Adızel said the work had been very productive, yielding important information, as the church contains 1,100-year-old clues to the past unparalleled elsewhere in the world. “All of the reliefs on the church walls are positioned within a five-band format; the first three of these bands concern animal and plant types that have survived from the past to the present day. The two bottom bands are images that have more to do with belief and culture,” he explained.
The biologist highlighted the study’s three main finds. “One of these is that many of the animal types that lived in this region in the past have become extinct. We determined that the rest of them still exist. For example, the Anatolian tiger featured on the church’s eastern face hasn’t been seen since the 1970s,” he said. “The second important result has to do with the animal types that exist today -- some of these, such as the bustard and some types of swan and duck, still live today, but are under threat of extinction.”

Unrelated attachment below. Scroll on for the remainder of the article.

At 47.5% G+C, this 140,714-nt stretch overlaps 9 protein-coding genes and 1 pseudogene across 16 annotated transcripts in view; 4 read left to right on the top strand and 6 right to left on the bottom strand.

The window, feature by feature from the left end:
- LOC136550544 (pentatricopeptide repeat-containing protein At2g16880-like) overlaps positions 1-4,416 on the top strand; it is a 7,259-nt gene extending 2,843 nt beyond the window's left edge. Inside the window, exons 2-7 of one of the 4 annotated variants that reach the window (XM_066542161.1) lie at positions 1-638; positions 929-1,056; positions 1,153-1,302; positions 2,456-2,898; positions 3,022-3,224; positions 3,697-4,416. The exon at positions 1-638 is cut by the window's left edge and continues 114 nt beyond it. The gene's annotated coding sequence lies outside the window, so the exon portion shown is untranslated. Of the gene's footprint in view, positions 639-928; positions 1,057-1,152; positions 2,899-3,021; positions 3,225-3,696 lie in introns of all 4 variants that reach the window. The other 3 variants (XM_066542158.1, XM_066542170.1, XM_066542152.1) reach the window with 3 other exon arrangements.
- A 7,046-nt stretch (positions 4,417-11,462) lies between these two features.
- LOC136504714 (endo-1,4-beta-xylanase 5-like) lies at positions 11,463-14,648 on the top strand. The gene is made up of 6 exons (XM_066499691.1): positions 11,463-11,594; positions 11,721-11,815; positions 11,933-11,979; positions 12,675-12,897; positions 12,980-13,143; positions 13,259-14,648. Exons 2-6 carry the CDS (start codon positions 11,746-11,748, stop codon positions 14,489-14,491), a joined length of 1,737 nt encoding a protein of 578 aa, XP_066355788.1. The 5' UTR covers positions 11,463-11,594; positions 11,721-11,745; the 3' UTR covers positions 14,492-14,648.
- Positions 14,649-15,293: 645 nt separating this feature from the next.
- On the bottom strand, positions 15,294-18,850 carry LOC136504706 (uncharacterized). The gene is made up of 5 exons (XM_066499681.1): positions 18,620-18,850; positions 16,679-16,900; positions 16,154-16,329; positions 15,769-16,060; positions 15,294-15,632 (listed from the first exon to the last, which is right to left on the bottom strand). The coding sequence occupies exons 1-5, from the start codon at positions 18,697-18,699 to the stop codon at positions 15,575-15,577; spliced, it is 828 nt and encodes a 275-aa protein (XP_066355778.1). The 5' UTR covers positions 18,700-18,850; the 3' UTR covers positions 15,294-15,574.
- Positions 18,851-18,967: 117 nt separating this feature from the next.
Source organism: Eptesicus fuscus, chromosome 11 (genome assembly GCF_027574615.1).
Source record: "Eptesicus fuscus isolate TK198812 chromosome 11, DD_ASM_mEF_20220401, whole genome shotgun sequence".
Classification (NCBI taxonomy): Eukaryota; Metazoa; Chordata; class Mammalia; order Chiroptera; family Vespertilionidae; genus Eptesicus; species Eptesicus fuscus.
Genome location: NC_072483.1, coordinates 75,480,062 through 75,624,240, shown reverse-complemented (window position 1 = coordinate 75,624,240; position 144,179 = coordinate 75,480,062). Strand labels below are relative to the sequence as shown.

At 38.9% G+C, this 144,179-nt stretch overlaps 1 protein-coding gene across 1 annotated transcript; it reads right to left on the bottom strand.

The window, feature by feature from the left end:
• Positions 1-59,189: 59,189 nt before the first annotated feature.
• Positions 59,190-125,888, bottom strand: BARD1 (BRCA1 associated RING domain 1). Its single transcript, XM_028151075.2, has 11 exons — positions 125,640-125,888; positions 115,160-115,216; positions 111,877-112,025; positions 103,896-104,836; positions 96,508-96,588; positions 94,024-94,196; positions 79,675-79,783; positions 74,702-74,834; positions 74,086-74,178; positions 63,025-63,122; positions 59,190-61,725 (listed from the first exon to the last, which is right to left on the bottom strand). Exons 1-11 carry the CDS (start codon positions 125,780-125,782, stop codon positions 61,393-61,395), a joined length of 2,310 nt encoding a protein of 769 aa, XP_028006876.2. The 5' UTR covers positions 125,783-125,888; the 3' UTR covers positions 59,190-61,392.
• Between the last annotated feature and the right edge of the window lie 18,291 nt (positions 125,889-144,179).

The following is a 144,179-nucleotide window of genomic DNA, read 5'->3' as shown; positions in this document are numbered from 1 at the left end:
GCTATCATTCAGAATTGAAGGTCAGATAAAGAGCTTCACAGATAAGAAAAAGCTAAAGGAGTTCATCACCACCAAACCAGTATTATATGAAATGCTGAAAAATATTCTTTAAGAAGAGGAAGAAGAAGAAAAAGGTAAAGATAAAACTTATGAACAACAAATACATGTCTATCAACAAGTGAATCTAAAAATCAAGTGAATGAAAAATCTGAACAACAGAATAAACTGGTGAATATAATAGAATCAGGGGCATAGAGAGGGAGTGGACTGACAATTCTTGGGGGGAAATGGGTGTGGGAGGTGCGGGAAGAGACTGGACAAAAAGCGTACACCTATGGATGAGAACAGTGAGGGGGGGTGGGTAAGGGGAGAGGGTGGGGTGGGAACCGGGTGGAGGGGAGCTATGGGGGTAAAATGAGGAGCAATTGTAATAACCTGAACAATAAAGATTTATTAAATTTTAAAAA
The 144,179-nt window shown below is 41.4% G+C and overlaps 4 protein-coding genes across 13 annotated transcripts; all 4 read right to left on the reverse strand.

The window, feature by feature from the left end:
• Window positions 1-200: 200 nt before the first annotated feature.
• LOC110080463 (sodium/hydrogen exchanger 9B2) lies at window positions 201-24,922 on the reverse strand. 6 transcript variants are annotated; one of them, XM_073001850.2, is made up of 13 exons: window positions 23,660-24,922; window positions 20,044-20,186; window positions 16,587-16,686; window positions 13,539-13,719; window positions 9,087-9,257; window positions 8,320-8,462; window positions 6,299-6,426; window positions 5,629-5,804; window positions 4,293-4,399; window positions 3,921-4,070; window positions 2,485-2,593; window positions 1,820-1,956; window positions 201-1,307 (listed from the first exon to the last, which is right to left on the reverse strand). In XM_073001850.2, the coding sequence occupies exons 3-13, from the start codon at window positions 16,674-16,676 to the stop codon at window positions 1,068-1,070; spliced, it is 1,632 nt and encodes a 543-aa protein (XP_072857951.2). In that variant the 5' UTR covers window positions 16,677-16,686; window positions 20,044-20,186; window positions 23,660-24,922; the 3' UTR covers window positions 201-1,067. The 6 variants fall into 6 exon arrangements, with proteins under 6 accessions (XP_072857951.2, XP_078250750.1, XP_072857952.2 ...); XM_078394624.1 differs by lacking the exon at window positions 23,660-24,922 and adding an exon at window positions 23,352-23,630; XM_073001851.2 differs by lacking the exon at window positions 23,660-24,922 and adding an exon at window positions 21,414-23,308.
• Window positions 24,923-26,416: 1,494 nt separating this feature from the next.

Adızel said that the final discovery had to do with the mislabeling by art historians of the animal types featured in the reliefs. The correction of these errors, he said, would be an important contribution to art history.